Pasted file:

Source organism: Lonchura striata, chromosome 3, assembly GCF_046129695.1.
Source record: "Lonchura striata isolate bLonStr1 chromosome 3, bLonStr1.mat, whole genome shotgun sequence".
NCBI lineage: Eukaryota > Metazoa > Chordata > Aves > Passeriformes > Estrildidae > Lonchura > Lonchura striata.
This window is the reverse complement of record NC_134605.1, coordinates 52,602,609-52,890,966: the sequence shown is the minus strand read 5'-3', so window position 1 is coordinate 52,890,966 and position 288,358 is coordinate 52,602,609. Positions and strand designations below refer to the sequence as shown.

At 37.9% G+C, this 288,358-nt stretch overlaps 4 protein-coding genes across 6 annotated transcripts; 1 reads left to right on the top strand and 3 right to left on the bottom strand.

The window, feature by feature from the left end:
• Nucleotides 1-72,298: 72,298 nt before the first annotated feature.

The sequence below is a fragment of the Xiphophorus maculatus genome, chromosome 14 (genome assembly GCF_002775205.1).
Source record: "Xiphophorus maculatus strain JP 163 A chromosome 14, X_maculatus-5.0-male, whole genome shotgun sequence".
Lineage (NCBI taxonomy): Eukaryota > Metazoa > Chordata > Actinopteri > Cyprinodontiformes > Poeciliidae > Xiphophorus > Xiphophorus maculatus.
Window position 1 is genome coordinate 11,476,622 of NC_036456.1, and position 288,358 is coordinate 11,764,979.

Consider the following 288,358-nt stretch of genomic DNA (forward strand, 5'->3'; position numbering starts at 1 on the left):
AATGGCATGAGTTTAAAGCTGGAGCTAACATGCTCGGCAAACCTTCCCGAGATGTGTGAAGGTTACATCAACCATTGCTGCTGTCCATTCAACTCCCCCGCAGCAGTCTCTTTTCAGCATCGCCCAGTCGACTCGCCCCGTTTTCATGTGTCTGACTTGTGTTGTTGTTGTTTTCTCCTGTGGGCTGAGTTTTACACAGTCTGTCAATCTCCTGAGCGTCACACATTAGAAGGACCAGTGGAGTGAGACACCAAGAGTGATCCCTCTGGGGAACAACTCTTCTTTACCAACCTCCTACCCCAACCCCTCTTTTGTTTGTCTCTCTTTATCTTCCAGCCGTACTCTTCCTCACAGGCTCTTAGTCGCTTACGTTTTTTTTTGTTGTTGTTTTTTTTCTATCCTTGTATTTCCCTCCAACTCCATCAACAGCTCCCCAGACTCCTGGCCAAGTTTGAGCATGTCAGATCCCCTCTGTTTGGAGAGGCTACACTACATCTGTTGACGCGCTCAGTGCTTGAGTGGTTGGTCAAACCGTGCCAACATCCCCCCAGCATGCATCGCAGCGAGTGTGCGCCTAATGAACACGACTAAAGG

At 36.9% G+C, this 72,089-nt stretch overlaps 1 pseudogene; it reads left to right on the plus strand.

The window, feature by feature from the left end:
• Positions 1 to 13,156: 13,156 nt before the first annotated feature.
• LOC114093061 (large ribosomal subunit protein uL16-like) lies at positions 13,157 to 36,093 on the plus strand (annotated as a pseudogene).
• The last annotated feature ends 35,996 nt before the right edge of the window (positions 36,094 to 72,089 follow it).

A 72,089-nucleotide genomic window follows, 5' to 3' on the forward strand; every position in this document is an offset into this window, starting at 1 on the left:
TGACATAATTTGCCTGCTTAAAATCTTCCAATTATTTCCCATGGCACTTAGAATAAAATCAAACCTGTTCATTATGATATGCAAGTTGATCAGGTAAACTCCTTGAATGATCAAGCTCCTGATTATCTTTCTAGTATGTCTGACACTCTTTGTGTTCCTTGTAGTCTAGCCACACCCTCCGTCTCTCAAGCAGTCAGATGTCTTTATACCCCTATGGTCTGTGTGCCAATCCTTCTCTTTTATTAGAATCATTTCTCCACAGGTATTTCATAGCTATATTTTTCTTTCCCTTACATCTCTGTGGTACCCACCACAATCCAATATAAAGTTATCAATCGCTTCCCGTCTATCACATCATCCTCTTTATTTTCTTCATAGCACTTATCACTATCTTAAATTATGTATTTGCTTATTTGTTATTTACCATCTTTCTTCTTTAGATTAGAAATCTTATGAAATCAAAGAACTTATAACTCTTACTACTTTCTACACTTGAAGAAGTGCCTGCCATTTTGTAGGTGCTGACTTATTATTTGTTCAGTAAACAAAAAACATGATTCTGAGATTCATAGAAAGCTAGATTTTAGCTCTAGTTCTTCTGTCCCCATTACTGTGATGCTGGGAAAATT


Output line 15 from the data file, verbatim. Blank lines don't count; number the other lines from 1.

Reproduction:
The window, feature by feature from the left end: